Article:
Each of these pigs generally takes two full days to make. Finding out which sketches to include in a pig, what to draw as reference for those sketches, drawing the little drawings, digitally editing all drawings and fitting them into the FAH pig can take quite some time. I really enjoy making these, and this particular pig I always find useful, for when someone asks which live show a particular live sketch is from, or when I try to decide which live show to watch. This has the answers.
So far, I’ve made 6 pigs, each with their own theme. I want to make more of them, but as I said, they do take quite a bit of time, and I just haven’t had that recently. On the FAHn Wiki, you can see which show or sketch each drawing references.
I chose to include this, as when I was looking for pieces of art to include in this interview, this one brought back happy memories. It was among the first pieces of FAH art I created, and the first piece I posted on Twitter, after being encouraged to join that [social media site] too.
I had quite a lot of fun finding the perfect quotes from different characters from FAH’s sketches. And this piece shows how I like to put little references into what I make, when possible. The date on the reviews is the date the video where the quote is from is posted. The number of reviews for each app is all a reference to something with FAH, but I’ve forgotten what they are. I can only remember that 316 were the amount of videos FAH had on their YouTube channel at that time of posting. I think 424 might be the number of Instagram posts FAH had back when I posted this.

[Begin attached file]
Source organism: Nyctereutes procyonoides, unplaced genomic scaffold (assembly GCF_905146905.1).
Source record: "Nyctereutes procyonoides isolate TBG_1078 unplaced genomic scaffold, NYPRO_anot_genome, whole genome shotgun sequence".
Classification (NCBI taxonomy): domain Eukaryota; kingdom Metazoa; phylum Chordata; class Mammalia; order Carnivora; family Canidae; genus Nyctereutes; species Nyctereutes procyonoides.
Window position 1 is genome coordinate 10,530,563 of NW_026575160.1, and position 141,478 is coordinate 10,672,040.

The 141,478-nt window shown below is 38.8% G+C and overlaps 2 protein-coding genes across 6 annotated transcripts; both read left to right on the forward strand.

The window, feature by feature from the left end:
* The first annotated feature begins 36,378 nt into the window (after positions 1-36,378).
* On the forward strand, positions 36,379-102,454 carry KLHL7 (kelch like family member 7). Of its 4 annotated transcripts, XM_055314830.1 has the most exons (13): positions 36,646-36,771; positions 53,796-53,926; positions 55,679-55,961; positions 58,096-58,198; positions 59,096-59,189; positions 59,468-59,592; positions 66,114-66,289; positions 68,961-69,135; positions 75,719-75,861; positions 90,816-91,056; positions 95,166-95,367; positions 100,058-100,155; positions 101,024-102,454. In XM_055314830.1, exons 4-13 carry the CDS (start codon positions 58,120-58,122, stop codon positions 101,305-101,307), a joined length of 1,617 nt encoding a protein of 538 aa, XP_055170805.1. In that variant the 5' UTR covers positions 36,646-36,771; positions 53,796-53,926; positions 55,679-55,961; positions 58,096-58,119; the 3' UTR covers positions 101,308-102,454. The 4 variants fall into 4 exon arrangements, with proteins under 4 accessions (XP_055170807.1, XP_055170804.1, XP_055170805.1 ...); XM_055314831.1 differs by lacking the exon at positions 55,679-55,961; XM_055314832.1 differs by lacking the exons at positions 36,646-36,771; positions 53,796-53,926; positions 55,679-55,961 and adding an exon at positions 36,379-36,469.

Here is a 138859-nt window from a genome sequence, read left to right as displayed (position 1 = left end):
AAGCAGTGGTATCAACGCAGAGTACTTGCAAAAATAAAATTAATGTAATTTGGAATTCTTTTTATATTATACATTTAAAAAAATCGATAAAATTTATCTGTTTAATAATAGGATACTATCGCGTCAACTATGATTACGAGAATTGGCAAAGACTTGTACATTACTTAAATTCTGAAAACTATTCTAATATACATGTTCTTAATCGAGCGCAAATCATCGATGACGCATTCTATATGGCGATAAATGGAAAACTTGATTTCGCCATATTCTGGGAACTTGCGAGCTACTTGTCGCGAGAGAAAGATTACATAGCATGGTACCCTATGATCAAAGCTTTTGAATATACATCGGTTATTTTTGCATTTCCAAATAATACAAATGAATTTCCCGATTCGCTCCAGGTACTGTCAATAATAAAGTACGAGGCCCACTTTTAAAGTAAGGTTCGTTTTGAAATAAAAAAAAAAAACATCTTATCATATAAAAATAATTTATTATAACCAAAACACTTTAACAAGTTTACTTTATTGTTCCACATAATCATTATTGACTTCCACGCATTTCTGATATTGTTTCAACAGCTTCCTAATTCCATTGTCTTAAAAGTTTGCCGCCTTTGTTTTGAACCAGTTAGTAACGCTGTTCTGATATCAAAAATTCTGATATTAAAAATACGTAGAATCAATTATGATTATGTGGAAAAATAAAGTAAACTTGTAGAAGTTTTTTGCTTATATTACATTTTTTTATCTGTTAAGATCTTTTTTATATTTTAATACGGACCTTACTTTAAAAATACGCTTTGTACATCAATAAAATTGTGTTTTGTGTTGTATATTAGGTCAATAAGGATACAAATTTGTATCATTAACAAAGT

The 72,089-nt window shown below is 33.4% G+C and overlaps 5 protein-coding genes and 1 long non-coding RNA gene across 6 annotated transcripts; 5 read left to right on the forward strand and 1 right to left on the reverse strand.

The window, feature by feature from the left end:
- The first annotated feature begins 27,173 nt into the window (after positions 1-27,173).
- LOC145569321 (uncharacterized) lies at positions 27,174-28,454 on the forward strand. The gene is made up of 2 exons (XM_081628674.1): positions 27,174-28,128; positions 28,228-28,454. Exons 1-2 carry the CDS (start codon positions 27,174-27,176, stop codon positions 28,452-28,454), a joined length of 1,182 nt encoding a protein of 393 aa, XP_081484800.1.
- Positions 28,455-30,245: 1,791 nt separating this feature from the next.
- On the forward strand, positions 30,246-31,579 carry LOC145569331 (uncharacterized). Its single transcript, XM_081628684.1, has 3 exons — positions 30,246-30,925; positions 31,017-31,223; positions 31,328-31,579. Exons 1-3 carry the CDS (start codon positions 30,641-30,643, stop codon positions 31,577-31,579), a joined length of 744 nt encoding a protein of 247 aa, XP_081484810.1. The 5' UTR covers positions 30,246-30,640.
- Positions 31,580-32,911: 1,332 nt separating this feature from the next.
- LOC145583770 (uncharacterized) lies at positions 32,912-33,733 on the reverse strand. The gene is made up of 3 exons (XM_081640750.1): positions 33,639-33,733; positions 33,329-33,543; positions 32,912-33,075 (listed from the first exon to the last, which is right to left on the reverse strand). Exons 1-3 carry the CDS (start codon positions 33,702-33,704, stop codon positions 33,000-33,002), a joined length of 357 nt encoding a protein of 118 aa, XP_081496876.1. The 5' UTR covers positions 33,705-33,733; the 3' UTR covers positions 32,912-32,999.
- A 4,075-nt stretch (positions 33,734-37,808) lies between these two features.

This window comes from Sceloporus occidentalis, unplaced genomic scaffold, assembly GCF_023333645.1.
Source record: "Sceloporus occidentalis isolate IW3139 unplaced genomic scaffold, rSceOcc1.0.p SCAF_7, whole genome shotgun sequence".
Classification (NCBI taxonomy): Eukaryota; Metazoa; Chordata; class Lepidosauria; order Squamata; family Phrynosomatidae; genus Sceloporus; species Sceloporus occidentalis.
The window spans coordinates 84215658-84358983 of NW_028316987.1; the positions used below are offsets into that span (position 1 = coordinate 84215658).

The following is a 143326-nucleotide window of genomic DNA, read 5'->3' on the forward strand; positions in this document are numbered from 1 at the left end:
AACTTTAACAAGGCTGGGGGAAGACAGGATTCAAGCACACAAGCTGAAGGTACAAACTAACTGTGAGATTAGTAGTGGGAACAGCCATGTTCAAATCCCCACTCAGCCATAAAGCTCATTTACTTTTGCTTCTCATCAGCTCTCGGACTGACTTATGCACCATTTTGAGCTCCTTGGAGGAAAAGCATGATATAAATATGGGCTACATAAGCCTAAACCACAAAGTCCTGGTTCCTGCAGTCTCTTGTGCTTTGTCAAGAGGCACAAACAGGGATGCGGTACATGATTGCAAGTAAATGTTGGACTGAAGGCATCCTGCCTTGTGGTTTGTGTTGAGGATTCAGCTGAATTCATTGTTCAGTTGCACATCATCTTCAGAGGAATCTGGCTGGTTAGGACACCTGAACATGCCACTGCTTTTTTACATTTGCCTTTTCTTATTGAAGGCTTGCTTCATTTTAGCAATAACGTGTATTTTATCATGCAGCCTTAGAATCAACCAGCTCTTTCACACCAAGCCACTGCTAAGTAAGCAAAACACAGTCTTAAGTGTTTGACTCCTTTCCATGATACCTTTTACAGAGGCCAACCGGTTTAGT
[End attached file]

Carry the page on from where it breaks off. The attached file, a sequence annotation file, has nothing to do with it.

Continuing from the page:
I got lots of positive responses to this one as well, including a reply from FAH to my tweet saying: “That's ace! Brilliant, and such a throw back. It was so much fun doing that sketch in the comedy clubs. Thanks a mil!”.
This is the first of the t-shirt drawings I made. I was scrolling Twitter and saw a photo of Foil wearing a t-shirt with this print, that someone had posted in a reply to something, and I just found it too cute not to draw. It ended up becoming a series with 14 drawings. Other fahns helped me finding some of the shirts or came with suggestions for a shirt to draw, which was really nice of them.
Foil liked the series of drawings, and he even helped me with getting a good photo of his shirts so I could draw them. During the second Watch Party of FAH’s Patreon live streams, someone started commenting on Foil’s shirt, which until then hadn’t been in full view in a video or a photo. Foil saw that and showed off his shirt during the stream, and I could then draw it. I asked Foil about the (in the FAHndom rather famous) Danger Mouse shirt, and he was so kind to send me a photo of it, so I could draw that one too. For a long time, I wasn’t sure how to feel about the t-shirt drawing series, so getting this response and help from Foil was very lovely, and definitely also a confidence boost.